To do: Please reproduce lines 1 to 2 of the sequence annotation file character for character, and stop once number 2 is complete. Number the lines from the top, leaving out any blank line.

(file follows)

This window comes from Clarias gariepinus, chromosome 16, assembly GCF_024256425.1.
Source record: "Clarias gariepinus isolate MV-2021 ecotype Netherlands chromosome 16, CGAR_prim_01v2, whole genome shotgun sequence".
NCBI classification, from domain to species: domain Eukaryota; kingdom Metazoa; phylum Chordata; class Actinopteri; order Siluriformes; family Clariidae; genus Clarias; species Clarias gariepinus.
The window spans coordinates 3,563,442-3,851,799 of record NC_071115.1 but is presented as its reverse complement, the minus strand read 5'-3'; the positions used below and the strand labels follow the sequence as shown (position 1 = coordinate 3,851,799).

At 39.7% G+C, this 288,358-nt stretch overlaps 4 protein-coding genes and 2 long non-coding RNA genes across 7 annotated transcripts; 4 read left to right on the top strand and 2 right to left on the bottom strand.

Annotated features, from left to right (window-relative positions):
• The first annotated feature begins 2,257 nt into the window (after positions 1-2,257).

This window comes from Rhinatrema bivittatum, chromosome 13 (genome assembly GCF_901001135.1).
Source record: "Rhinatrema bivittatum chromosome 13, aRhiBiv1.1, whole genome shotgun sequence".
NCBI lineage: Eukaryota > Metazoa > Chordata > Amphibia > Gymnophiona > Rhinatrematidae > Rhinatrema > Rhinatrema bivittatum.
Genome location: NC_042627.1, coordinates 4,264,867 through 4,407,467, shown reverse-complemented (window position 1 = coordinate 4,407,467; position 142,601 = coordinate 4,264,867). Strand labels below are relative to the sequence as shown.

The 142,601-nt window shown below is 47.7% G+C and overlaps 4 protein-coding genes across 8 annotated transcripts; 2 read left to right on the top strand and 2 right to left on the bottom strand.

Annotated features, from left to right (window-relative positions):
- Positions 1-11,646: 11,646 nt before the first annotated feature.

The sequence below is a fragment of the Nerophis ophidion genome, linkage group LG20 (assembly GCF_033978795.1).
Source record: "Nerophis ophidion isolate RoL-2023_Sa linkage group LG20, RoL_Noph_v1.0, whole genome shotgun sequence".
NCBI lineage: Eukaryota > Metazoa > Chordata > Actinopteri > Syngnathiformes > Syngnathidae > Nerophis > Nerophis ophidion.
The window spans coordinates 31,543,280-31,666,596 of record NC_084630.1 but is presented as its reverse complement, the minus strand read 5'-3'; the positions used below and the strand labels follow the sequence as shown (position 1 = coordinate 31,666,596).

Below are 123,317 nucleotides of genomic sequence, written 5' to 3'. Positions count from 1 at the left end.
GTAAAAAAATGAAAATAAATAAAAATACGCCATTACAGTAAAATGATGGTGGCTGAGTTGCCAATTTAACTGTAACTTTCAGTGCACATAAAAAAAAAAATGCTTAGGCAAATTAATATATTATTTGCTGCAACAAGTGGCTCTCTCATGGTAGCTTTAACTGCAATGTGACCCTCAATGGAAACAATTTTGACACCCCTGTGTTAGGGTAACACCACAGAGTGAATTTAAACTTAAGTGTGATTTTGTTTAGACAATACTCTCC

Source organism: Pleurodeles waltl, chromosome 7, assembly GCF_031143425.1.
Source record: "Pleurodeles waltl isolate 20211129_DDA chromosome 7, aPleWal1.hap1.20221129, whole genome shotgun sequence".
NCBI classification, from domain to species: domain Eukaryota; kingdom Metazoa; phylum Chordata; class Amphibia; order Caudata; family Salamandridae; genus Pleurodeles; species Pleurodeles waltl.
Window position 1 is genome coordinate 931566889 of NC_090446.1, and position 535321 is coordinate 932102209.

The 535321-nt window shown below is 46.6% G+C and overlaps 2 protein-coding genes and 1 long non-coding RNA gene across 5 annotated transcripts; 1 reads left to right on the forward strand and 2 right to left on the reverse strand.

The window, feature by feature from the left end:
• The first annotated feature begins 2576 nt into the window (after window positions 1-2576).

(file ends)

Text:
This window comes from Clarias gariepinus, chromosome 16, assembly GCF_024256425.1.
Source record: "Clarias gariepinus isolate MV-2021 ecotype Netherlands chromosome 16, CGAR_prim_01v2, whole genome shotgun sequence".